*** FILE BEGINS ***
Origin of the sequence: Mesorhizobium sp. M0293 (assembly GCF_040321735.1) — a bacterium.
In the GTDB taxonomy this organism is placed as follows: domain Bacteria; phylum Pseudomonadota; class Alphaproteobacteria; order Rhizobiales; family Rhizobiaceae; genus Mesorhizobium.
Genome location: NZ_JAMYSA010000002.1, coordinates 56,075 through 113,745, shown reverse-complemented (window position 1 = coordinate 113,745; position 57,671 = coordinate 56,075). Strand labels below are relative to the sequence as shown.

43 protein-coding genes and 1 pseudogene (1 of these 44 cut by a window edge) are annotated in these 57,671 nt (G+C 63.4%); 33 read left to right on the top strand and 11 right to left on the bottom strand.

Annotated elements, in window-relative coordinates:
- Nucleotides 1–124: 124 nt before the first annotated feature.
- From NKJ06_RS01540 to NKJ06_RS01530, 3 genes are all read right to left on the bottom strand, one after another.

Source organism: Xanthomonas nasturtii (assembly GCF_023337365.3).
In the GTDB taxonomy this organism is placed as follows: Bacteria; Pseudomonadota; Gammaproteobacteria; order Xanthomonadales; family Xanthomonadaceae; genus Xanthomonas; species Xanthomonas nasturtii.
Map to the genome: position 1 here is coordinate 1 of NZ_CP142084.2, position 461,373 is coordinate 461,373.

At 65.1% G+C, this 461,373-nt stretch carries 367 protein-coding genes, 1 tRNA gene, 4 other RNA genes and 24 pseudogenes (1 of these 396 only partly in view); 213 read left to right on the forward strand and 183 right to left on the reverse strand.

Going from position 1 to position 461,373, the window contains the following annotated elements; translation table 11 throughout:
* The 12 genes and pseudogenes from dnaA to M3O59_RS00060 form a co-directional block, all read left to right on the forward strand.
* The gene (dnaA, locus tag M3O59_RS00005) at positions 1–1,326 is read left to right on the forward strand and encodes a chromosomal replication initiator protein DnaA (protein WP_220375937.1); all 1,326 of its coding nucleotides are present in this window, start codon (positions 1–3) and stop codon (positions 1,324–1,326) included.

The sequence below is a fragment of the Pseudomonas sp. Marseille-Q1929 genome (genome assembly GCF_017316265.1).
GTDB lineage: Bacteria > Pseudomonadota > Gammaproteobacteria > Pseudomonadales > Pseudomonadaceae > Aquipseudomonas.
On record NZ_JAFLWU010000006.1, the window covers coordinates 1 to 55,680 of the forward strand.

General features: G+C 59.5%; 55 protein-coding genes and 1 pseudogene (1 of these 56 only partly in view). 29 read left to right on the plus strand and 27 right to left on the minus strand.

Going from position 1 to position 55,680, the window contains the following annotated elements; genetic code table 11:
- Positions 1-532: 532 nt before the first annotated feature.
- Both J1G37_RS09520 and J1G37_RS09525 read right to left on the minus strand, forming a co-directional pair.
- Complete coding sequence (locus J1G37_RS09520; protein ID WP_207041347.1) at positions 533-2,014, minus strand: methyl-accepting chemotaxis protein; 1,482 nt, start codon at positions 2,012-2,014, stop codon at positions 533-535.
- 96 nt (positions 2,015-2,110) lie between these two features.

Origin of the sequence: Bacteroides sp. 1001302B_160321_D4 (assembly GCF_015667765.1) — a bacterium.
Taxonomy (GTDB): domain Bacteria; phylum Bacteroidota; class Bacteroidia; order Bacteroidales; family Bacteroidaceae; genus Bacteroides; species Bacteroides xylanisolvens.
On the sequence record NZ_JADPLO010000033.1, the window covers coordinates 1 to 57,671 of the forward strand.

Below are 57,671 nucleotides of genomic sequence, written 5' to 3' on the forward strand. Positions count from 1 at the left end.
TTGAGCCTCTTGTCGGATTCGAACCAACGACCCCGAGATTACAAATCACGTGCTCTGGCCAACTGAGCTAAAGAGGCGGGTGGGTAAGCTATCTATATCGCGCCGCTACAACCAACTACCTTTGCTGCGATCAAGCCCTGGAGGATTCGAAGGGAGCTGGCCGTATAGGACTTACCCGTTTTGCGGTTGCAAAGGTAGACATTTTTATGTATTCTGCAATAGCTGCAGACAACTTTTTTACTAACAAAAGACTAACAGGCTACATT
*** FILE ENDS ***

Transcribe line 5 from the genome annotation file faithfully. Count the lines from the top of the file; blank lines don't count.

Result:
Annotated elements, in window-relative coordinates: